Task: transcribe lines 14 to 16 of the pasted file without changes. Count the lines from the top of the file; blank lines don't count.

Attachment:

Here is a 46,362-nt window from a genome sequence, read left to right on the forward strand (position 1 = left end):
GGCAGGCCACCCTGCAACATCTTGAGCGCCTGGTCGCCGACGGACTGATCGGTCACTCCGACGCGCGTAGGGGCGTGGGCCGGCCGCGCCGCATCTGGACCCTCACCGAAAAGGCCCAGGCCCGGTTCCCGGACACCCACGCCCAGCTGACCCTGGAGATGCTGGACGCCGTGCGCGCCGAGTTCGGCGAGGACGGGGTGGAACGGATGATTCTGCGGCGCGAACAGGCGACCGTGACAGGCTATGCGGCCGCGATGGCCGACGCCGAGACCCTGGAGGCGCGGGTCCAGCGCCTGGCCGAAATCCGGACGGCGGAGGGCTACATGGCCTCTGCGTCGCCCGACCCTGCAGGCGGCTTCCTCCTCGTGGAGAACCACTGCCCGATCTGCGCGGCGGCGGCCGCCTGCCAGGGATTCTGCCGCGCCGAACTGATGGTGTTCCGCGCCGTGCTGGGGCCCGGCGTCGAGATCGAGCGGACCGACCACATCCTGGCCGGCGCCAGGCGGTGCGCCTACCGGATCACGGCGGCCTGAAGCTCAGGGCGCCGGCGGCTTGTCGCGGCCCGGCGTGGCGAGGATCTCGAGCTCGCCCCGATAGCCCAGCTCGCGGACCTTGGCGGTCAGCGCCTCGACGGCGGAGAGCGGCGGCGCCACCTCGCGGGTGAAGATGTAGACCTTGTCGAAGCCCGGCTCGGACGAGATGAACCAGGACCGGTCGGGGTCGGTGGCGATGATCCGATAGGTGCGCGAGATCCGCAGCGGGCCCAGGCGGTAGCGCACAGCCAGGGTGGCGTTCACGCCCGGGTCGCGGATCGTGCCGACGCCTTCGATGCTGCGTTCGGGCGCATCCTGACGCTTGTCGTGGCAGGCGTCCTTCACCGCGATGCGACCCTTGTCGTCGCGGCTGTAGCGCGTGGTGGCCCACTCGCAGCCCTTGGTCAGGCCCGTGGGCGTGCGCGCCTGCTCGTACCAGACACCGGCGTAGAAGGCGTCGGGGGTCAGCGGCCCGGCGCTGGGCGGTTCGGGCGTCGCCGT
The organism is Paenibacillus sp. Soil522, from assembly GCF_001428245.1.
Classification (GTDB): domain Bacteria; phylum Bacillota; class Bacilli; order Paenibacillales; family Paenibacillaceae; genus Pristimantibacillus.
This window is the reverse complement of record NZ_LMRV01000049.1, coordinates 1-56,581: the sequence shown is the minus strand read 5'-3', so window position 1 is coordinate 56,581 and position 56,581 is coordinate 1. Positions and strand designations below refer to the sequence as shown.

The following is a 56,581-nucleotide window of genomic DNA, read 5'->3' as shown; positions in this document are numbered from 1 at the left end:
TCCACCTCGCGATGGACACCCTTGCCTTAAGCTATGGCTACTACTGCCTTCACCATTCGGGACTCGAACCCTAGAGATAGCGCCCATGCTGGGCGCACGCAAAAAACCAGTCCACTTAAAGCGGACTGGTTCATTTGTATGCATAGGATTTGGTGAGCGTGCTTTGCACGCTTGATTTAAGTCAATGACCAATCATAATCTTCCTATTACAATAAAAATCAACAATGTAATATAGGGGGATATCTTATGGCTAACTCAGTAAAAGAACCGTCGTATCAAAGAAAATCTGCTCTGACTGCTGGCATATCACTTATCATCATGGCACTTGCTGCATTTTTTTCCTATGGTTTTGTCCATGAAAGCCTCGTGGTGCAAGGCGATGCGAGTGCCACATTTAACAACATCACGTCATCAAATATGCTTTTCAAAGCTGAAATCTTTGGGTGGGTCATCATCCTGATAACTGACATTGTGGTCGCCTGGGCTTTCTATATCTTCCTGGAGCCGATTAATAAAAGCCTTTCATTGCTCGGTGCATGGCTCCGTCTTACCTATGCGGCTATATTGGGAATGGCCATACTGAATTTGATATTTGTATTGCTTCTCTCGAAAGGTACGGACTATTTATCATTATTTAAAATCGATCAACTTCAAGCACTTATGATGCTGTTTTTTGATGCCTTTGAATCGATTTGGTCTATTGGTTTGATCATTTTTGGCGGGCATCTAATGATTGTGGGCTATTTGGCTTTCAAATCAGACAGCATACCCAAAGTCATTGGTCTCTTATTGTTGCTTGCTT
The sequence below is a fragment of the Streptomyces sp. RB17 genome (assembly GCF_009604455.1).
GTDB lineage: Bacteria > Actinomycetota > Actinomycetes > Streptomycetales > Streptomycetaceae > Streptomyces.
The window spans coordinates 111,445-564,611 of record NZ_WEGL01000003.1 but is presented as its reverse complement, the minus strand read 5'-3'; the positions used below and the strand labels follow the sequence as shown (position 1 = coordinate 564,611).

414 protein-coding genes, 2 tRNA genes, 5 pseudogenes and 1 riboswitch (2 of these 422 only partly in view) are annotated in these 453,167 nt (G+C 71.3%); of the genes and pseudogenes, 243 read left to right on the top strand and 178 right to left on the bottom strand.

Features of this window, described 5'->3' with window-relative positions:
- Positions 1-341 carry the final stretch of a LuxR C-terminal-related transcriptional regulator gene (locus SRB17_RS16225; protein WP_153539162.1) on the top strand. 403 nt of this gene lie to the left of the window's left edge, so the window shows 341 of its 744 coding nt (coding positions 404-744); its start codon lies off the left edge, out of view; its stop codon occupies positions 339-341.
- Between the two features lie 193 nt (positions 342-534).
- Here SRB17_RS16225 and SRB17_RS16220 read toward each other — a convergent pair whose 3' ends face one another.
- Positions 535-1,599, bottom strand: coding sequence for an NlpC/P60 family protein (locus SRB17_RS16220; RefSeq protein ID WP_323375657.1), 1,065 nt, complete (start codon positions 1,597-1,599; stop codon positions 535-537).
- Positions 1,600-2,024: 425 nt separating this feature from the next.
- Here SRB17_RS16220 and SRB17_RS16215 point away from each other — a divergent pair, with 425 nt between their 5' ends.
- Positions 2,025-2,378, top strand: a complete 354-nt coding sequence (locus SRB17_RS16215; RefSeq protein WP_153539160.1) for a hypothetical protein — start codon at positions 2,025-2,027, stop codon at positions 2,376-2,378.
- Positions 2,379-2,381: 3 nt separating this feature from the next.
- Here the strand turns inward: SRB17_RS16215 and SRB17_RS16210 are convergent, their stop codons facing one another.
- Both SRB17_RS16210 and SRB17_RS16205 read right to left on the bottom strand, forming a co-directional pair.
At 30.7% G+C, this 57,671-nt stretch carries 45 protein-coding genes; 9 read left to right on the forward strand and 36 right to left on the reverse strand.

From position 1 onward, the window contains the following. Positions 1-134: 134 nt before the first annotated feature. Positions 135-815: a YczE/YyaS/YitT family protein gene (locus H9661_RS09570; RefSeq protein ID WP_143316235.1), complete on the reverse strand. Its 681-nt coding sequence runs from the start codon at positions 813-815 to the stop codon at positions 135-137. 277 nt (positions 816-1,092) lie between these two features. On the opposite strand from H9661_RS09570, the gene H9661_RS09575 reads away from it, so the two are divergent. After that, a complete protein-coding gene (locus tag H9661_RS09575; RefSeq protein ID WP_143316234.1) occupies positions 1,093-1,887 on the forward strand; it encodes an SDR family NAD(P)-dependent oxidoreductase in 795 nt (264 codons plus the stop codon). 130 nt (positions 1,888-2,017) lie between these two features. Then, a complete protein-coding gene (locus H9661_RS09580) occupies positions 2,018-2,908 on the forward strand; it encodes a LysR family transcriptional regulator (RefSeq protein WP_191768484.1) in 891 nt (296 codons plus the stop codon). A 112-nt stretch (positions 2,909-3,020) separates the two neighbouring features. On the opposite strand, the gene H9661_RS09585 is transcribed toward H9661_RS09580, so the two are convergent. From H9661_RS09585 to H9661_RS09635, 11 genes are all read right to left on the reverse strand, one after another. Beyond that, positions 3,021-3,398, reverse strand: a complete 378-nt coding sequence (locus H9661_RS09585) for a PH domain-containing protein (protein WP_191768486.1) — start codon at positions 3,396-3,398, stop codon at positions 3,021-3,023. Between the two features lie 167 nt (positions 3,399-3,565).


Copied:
- Between the two features lie 193 nt (positions 342-534).
- Here SRB17_RS16225 and SRB17_RS16220 read toward each other — a convergent pair whose 3' ends face one another.
- Positions 535-1,599, bottom strand: coding sequence for an NlpC/P60 family protein (locus SRB17_RS16220; RefSeq protein ID WP_323375657.1), 1,065 nt, complete (start codon positions 1,597-1,599; stop codon positions 535-537).